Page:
Hannah April Bloomfield arrived into the world on the 28th November 2001Her arrival was one that I will never forget. Being my second child I allowed a student midwife to deliver her, big mistake. David (Hannah’s dad) and I will never forget the first words that were spoken when our precious little girl was born. “Oh my god! get a load of this!” and instead of being given to me she was whisked away for a check up. When I finally got to hold our baby we noticed a giant black mark covering her chest and large spots on her head, hip, bottom and legs. Another midwife present who was present at the time explained that they were birthmarks and left it at that. Many hours followed before I got to speak to a paediatrician, who told me that Hannah had brown nevus, but he had never seen a case like this before so didn’t know much more about it. 26 hours after the birth of Hannah I discharged myself from hospital due to the fact that throughout the day I was visited by many nurses who wanted to see the baby with the birthmark. Once I got home I still didn’t know a great deal about Hannah’s condition and it remained that way for 3 months. When Hannah was 3 months old we had the first of many visits to the Dermatology Department at the Royal Children’s Hospital (RCH) in Melbourne. At last we were given a more detailed explanation of CMN and had many of our questions answered. Treatments were discussed but due to the positioning of the nevus at this stage treatment didn’t seem to be an option. There were risks of breast buds being damaged and excessive scarring, which could also effect her breast development. So at this stage we decided to leave things as they were.This was also the time when I was diagnosed with delayed post natal depression. I had struggled for the past few months trying to understand Hannah’s condition, be supportive towards my family and just get on with life, which I never once stopped to really deal with my own emotions. When Hannah was 14 months we decided to get the internet and this is when I discovered the Aussie Nevus Support Group. For the first time since Hannah was born I stopped feeling alone. I owe this group so much. They gave me the support that I desperately needed and pulled me out of the dark place that I was in. The internet also gave me the chance to learn about CMN, finally the rest of my questions (at this stage) were answered. For the past 4 years Hannah’s nevus had grown with her and is now a reddish/brown colour. It had also thickened on one side, which may result in breast development troubles when she gets older, but we will just wait and see. She was born with 10 satellites, but now has 100’s. She visits the RCH annually where we have photos updated and every mole checked and sees her paediatrician 6 months after the RCH visits, who has since educated himself on CMN. Hannah also has to visit an ophthalmologist every 18months-2 years to get her eyes checked due to having a small satellite on her iris. She has a small chance of getting glaucoma due to this spot. We have recently begun a new path in Hannah’s nevus journey. Due to her chest nevus developing quite a large amount of hair we are currently undergoing test patches of laser treatment to see whether we can retards its growth and whilst undergoing these test patches we are going to try to lighten the pigment also. This treatment will take many years to complete, if the test patches prove to make some difference, but we are in no hurry.Hannah is a beautiful, happy and confident 4 year old girl who is strong willed and just loves life. I know that our nevus journey has just begun but watching how Hannah deals with doctors, peers and society I know in my heart that Hannah will be okay and that she will take on the world ‘spots and all’.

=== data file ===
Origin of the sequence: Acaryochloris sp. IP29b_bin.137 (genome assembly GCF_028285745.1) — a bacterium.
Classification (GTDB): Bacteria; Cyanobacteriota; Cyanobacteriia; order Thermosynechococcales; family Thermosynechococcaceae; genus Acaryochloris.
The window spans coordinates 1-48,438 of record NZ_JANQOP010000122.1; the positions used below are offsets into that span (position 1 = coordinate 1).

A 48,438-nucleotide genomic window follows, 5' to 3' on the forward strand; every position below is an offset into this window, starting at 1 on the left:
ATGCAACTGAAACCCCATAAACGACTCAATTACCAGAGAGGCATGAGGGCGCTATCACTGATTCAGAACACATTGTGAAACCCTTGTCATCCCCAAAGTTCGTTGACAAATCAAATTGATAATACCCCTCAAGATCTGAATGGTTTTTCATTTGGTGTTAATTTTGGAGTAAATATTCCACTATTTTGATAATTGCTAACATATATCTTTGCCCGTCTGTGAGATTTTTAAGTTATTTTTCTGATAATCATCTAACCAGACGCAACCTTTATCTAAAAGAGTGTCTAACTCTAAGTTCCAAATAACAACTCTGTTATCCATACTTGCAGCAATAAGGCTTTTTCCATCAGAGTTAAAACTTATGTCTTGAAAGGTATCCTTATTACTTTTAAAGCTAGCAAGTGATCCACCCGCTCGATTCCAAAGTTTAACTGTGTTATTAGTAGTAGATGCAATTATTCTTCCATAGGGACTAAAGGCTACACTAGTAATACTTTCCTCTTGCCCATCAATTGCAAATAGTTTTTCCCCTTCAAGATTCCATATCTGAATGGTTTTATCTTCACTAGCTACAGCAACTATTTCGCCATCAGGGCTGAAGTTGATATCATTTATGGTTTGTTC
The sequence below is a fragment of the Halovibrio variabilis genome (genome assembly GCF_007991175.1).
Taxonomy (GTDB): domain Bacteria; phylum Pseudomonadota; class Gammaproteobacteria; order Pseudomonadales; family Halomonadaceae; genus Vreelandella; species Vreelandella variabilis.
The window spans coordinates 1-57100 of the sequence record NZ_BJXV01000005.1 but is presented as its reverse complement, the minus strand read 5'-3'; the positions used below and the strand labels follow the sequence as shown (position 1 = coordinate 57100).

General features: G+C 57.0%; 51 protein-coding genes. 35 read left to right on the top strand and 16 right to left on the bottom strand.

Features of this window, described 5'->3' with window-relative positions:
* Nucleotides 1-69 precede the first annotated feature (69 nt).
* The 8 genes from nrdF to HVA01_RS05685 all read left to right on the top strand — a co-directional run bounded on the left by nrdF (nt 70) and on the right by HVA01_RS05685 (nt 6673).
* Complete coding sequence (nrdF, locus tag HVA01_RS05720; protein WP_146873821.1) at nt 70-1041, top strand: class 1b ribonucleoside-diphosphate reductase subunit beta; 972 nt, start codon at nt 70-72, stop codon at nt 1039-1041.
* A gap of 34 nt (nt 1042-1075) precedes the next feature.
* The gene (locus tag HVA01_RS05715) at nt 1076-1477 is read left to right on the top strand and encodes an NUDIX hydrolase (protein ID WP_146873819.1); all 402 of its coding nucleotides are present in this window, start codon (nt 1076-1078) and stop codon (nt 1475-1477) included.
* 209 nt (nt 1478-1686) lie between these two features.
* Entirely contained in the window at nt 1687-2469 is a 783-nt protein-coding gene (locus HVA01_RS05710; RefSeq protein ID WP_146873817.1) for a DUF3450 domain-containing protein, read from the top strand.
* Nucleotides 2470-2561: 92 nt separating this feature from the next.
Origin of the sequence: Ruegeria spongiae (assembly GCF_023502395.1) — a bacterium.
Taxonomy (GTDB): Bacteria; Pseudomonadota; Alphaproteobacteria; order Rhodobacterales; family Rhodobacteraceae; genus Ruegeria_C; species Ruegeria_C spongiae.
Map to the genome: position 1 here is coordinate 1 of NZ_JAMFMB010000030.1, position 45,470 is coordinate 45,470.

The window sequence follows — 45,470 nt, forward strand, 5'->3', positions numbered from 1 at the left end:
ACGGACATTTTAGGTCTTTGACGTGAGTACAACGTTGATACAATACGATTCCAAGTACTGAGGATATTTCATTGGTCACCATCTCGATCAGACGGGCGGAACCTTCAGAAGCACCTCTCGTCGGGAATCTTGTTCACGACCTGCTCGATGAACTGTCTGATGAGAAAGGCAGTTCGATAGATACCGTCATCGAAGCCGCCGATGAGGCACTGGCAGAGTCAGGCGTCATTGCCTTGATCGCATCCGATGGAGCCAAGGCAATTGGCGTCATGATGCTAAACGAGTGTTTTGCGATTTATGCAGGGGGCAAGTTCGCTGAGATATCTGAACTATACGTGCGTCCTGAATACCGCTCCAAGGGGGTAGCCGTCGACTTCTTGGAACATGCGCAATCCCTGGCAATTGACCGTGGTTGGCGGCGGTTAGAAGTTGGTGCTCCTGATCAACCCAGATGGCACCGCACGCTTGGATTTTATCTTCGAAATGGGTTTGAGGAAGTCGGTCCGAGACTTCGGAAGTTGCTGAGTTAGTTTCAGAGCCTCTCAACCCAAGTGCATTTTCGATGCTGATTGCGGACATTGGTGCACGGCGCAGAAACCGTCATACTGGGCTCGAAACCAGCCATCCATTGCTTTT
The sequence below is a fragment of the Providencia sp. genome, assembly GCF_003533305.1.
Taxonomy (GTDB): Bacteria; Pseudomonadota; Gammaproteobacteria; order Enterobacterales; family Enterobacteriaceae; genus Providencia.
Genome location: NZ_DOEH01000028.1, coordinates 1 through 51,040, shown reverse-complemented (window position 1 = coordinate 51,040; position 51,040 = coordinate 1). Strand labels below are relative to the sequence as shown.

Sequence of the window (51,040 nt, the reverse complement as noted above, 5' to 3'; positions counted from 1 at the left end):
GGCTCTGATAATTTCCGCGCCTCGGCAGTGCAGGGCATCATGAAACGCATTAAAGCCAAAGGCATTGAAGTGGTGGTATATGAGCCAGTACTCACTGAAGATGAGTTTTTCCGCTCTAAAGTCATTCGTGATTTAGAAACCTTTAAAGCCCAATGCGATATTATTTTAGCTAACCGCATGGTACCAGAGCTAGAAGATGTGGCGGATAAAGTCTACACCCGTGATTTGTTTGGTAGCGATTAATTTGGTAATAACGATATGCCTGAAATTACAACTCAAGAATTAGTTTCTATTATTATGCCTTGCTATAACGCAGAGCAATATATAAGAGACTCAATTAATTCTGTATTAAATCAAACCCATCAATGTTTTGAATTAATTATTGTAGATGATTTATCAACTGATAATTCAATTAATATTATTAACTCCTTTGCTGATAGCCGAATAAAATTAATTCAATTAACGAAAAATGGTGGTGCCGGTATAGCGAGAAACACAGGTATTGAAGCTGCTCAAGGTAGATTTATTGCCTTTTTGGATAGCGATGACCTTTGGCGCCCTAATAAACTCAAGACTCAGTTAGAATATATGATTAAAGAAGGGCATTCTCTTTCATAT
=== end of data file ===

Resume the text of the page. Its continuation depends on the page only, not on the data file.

By Katie Bloomfield (Hannah’s Mum) Published 2002
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